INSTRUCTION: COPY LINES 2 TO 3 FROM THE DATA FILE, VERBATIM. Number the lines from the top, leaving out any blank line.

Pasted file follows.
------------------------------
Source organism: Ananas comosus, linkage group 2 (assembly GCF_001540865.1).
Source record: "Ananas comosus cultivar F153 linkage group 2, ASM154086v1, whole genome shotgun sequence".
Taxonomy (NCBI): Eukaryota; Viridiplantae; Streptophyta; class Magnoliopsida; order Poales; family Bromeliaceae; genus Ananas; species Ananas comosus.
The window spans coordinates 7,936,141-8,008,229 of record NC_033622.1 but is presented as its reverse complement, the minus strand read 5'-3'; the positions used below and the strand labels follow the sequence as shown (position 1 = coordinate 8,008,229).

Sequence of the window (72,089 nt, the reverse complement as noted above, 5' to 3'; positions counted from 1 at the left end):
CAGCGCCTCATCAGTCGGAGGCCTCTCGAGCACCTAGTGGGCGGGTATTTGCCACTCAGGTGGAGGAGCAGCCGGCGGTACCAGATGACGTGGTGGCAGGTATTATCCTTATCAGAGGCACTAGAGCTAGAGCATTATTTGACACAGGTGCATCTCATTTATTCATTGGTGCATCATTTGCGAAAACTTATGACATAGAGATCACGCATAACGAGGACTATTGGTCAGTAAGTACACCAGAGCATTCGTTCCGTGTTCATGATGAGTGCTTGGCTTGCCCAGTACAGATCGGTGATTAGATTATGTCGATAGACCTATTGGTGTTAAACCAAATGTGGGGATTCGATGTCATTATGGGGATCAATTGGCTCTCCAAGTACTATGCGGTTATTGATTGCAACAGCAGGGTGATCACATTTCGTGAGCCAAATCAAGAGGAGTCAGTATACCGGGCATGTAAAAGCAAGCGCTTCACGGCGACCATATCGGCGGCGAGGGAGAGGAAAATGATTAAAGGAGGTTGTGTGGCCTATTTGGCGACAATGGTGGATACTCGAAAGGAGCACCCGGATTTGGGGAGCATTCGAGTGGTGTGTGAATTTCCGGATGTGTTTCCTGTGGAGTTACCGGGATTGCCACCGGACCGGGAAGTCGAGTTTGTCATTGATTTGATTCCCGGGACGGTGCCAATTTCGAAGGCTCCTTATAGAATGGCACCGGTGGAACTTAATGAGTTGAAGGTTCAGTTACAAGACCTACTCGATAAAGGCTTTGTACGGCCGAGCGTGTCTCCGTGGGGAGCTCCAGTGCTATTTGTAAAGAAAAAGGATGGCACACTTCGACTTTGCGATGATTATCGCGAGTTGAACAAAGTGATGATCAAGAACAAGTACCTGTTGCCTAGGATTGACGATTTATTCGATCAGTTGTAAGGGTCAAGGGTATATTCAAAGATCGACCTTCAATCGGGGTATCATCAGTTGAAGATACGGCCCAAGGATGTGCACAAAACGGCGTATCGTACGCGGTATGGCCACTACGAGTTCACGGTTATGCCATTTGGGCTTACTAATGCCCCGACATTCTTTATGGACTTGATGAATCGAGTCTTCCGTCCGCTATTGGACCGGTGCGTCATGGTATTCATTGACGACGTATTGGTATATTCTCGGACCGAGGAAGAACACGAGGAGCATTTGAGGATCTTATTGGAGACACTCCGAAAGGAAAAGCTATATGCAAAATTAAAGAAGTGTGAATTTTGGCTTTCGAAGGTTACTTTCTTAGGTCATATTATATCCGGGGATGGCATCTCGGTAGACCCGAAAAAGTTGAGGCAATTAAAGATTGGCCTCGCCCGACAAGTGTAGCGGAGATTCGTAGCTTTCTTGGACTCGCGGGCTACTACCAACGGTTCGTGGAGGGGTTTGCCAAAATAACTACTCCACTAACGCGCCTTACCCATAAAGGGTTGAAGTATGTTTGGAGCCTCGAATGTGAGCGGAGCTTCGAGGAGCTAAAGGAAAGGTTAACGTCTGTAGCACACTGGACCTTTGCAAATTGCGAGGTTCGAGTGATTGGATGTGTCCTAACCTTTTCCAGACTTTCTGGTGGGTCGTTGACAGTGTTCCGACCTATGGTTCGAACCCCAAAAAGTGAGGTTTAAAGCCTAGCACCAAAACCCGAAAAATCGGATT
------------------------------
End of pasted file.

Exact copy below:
Source record: "Ananas comosus cultivar F153 linkage group 2, ASM154086v1, whole genome shotgun sequence".
Taxonomy (NCBI): Eukaryota; Viridiplantae; Streptophyta; class Magnoliopsida; order Poales; family Bromeliaceae; genus Ananas; species Ananas comosus.